Huge fire but not by Sherman – South Carolina State Quarter

Today, the South Carolina State Quarter tells the story of Charleston 153 years ago.

The evening was cold with a strong wind blowing from the northeast.

At about half past eight in the evening of December 11, 1861, a fire began in the W.P. Russell & Co. manufacturing building. The large factory produced sashes and blinds.

The fire grew among the flammable materials, and the strong winds quickly spread the flames to the nearby buildings.

Soon, the fire became so extensive that efforts to control it were in vain.

The flames consumed businesses and livelihoods in a broad line extending from the foot of Hasell street, on the Cooper River, to the end of Tradd street, on the Ashley River.

The burned area covered 540 acres with loss estimates into the millions of 1861 dollars.

One small 1861 news article in the Painesville Telegraph claimed:

The Charleston Fire. The aggregate loss of property in buildings, goods, etc., is almost incredible. The Charleston Courier of the 16th roughly estimates at full ten millions of dollars, on which the insurance was comparatively limited. Most of the policies were in Charleston, Augusta, Savannah and other Southern Companies, many of which will be unable to pay one fourth of the loss incurred.

Published in the Charleston Mercury on January 1, 1862:

A Proclamation

The calamitous fire which has spread through our city, upon all who have been within its reach, inflicts loss and suffering. But there are many who, in its ravages, have lost so much, that the aid of all who have been fortunate in escaping its effects, should be, and will be, generously offered for their relief. To secure the most useful application of whatever may be thus contributed for the relief of those who are suffering, the following committee has been appointed. It will forthwith organize itself, make immediate application to our fellow-citizens for such aid as they can afford, and promptly relieve, as far as possible, with shelter, food and clothing, those whose misfortunes have deprived them of these necessaries.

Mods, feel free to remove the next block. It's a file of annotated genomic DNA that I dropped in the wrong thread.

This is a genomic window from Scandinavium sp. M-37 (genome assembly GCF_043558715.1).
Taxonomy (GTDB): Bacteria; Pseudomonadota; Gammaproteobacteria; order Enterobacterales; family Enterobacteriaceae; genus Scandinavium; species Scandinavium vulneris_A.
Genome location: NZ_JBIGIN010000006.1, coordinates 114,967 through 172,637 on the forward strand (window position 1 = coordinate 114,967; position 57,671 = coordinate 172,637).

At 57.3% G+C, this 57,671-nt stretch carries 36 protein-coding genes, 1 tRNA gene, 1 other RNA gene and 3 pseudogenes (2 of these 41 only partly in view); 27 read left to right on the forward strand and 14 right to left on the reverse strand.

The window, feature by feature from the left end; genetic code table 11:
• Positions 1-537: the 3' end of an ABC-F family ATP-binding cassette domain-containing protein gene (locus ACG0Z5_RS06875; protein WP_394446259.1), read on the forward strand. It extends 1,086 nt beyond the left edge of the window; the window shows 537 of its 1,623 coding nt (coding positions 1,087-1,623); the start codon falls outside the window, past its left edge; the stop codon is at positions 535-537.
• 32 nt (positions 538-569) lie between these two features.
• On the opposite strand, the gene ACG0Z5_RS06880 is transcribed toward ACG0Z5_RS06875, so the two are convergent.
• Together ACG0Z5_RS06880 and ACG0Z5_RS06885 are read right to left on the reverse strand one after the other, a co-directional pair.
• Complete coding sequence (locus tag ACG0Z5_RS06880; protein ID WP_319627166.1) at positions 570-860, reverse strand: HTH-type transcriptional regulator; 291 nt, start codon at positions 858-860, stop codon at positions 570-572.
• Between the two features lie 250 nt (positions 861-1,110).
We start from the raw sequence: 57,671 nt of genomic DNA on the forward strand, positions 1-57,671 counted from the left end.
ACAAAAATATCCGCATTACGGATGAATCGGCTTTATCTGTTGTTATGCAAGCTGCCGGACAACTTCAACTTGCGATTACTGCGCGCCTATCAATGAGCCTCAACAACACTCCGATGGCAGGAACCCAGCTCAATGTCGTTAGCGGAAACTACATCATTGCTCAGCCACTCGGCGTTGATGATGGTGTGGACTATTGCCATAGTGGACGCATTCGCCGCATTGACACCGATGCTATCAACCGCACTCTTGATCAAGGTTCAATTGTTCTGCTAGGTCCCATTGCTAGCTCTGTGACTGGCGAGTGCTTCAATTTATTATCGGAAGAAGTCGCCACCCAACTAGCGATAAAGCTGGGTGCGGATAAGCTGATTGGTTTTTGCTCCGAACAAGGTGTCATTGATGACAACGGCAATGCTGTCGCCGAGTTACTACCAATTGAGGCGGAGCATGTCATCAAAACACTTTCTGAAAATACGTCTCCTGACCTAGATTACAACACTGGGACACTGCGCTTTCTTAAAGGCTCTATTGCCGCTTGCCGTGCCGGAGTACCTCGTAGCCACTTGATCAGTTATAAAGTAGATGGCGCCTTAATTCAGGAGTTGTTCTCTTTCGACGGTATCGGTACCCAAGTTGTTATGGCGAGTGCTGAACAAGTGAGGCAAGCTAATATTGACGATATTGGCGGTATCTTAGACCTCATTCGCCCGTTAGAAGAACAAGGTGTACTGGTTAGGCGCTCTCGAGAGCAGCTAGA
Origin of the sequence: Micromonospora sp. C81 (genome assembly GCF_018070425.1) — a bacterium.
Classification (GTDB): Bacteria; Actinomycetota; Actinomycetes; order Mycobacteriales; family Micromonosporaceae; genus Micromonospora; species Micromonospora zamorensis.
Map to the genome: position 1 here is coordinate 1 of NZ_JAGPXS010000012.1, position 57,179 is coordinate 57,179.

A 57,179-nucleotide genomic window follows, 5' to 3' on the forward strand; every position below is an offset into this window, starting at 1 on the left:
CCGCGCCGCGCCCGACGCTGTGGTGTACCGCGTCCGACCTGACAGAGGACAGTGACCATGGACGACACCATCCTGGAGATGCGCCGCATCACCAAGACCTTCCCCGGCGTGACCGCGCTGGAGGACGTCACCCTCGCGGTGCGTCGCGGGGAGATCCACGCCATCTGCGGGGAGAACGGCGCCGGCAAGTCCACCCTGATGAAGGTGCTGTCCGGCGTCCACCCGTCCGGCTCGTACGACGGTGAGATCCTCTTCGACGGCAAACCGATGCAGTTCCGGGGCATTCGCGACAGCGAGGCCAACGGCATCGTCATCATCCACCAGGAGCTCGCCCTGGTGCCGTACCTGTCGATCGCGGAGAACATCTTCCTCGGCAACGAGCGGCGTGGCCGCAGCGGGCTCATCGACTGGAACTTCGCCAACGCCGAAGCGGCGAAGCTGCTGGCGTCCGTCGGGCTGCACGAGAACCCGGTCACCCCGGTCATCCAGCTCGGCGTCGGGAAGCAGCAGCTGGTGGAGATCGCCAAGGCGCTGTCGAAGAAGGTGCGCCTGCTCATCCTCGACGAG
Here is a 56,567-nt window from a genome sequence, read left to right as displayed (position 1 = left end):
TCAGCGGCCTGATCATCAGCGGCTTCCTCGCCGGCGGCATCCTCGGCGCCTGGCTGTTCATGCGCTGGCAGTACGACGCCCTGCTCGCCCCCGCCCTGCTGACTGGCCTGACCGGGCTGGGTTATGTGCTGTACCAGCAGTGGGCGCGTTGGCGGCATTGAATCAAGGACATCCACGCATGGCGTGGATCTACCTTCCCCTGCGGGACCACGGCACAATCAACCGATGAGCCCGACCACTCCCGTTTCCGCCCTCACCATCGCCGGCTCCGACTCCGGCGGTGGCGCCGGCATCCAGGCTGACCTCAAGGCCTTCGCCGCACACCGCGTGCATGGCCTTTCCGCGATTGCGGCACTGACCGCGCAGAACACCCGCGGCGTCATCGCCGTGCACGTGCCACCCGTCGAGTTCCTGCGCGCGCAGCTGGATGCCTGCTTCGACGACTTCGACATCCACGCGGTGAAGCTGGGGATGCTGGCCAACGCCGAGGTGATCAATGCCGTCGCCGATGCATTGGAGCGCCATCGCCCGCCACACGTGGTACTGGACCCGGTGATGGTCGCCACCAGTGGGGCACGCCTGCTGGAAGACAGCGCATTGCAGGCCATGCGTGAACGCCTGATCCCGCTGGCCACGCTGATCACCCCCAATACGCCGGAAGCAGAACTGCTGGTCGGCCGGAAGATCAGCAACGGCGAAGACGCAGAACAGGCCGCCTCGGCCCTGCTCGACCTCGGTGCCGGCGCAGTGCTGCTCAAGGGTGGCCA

Charles MacBeth
December 19th, 1861
Mayor of Charleston

The proclamation listed the committee members and noted where and to whom to contribute money, provisions and clothing.

Over the next four years of wartime, the people of Charleston did not rebuild the burned area.

In the latter years of the war, the remaining city was shelled and burned again during fighting between the north and south.

In April 1865 after the war ended, the Oceanus Steamer carried people from New York to visit Fort Sumter and Charleston for the raising of the Union flag.

One observer noted,

“Advancing along these streets, we come to the district burned in 1861. That fire consumed nearly a fifth part of the city. These ruins, which no attempt has been made to rebuild, stand in all their desolateness, increased by the havoc of the bombardment. The tall chimneys, grim and charred, the dilapidated walls, overgrown with moss, the cellars, rank with grass, weeds and thistles, the streets without pavement, and ankle-deep with sand, are a startling commentary upon the accounts with which we were favored during the war.”

It took time, many years, but Charleston rose from the ashes to become a thriving city once more.

The South Carolina State Quarter shows against the destruction of the December 11, 1861 fire, in particular, the Roman Catholic Cathedral of St. John and St. Finbar (Broad and Legare Streets).

South Carolina State Quarter